Rereading the books this week has given me a great deal of pleasure but has also made me think anew about my journey to being an historian of the Soviet Union. These slim volumes remind us of how the religious and the political were interconnected in the Cold War for in addition to inspiring Christian values, they encouraged young readers to think of the Soviet Union first and foremost as the place where that faith was under attack. They embody the binaries of the times: Christianity and freedom of conscience vs atheism and persecution. Whilst my decision to study Russian history was not a direct result of reading about Ivan and Katya, it certainly had an effect.  Embarking on the study of Soviet history in the 1990s it was easy to see how politics had affected earlier scholarship, and in the wake of the supposed “end of history” to feel oneself free; but looking back at Ivan and Katya I realize I was much more a child of the Cold War than I had ever thought.

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3 Responses to Child of the Cold War

  1. Randi Cox says:

    What a wonderful story! Thank you so much for sharing it!

    I never read the Ivan and Katya books, but I had a similar experience growing up in the 1970s. My interest in the Soviet Union began as a child when I was taught in a Baptist church that the world would end in a nuclear war started by the Soviet Union, which would be followed by the Rapture. You can imagine how terrifying this was for a nine-year old! I recall being taken into the darkened basement of the church and role-playing as Christians in Russia–we whispered what Bible verses we could from memory until a policeman came to arrest us. This would have been about 1975 or 1976. (Not only did this spark fear and interest in Russia, I eventually became an atheist too.)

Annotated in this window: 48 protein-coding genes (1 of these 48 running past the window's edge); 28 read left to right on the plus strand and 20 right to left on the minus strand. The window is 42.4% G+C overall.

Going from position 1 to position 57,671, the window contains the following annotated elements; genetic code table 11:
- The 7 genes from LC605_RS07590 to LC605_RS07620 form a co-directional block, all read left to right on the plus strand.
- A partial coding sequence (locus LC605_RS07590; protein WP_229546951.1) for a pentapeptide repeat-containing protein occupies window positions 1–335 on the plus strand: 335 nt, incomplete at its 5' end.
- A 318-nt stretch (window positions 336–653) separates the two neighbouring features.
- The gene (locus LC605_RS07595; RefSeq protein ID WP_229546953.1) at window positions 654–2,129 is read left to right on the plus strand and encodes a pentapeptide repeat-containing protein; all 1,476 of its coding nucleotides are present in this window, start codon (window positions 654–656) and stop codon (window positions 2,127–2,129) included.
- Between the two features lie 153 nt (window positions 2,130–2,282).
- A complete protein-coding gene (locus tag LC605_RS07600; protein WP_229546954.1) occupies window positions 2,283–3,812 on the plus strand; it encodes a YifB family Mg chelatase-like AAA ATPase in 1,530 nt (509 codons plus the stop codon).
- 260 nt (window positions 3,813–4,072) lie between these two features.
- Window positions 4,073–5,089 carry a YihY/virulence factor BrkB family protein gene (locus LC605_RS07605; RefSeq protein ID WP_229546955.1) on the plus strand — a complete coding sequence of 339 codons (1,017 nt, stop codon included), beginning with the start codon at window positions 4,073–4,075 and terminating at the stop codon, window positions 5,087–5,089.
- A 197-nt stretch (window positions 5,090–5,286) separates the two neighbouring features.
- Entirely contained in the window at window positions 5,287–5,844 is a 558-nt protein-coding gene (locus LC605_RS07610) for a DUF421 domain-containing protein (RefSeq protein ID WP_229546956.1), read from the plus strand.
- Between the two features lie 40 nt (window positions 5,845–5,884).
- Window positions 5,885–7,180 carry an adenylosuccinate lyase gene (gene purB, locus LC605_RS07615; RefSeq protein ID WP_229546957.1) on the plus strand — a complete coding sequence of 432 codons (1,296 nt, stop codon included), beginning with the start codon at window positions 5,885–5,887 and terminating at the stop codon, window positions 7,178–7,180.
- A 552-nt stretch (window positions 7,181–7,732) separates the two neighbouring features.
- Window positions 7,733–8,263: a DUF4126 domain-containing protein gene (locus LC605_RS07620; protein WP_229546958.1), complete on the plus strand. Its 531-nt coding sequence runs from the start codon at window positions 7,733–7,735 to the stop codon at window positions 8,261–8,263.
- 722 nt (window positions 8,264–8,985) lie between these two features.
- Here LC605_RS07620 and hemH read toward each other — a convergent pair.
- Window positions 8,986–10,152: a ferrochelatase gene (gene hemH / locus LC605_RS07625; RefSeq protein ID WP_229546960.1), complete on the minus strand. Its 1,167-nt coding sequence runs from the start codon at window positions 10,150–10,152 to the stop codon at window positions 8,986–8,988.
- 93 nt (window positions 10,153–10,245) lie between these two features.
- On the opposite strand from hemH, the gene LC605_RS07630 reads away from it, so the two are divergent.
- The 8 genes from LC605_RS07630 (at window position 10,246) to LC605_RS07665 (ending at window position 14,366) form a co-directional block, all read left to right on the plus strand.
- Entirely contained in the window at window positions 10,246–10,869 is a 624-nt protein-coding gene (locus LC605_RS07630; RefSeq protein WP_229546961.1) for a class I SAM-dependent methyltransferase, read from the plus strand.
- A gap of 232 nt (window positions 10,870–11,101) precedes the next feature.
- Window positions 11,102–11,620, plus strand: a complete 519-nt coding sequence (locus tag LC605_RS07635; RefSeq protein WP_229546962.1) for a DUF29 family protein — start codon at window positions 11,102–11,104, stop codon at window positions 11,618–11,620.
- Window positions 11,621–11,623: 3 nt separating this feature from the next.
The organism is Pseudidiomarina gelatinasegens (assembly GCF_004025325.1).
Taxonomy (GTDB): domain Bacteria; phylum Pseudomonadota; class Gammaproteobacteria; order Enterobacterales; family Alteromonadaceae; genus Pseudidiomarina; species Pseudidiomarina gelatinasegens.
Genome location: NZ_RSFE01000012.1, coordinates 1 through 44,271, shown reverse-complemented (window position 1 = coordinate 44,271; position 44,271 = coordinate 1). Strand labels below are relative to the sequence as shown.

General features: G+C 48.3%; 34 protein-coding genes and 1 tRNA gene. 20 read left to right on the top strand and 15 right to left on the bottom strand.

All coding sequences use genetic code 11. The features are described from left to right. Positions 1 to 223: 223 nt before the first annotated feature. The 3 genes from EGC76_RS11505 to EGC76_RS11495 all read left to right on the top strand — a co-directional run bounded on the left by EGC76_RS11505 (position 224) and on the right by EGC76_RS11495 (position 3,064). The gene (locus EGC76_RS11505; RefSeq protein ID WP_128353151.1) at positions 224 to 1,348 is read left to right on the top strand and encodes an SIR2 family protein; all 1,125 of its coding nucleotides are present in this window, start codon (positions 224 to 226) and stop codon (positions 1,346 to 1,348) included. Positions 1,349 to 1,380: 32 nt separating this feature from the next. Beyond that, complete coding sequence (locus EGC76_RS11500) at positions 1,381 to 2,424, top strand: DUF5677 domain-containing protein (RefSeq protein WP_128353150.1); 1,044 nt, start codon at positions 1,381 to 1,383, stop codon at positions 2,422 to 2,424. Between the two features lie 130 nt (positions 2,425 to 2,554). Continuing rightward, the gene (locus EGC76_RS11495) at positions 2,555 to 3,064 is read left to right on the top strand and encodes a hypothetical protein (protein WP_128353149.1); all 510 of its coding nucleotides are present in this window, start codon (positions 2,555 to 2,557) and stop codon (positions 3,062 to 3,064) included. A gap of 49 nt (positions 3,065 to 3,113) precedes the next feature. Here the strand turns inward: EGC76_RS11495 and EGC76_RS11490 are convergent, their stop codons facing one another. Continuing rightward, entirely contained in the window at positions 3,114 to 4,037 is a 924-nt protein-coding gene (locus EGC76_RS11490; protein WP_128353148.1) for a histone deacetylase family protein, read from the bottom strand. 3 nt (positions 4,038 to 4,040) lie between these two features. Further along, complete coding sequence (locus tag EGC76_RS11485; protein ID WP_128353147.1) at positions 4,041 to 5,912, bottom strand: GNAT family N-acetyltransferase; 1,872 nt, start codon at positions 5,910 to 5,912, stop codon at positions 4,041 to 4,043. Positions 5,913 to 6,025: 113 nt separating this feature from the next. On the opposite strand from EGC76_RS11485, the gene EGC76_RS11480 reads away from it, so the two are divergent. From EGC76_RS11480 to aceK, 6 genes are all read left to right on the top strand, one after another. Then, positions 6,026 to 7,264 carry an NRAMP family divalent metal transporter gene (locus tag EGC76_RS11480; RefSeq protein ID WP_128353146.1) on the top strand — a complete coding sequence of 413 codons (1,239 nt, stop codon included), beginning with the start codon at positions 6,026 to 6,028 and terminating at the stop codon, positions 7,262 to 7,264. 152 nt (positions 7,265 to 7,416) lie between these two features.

I did an undergraduate degree in Russian language and a phd in Russian history, but over the last five years I’ve come to realize that it was growing up in Cold War America that shaped me more than anything. My research now is less about the Soviet Union than it is about American perceptions of Russia. I’ve become increasingly interested in a transnational Cold War cultural history, as I have become fascinated by the similarities in the narratives that Americans and Soviets created about one another as good guys and bad guys.

    Thanks again for sharing your experience.

  2. Flynn Evans says:

    First and foremost, I must say that this was an excellent article. It’s odd but I have an interest in Russian/USSR history myself, and I plan to study it on the side throughout my college years (Which, in all honesty, will equal a grand total of 8, as I plan to go to seminary.) However, I must ask you something. As an individual who, along with their history, is also very interested in the history of the faith during those harsh times under the Soviet rule, when will this study of yours about the Baptist and Pentecostal faiths be complete? Is it in the forms of articles or, better yet, a book?

  3. Miriam Dobson says:

    Hi Randi and Flynn,
    Thanks to both of you for your comments.
    Randi, I’m very interested in the connection between Cold War fears and biblical ideas about the end of the world so your experience is fascinating.
    Flynn, work on the monograph is slower than I had hoped – perhaps because I get distracted re-reading books from childhood! I have an article coming out in the journal Russian Review next year, though. In the meantime, I would certainly recommend Walter Sawatsky’s Soviet Evangelicals Since World War II and for the earlier period, Coleman’s Russian Baptists and Spiritual Revolution, 1905-1929. Good luck with your studies!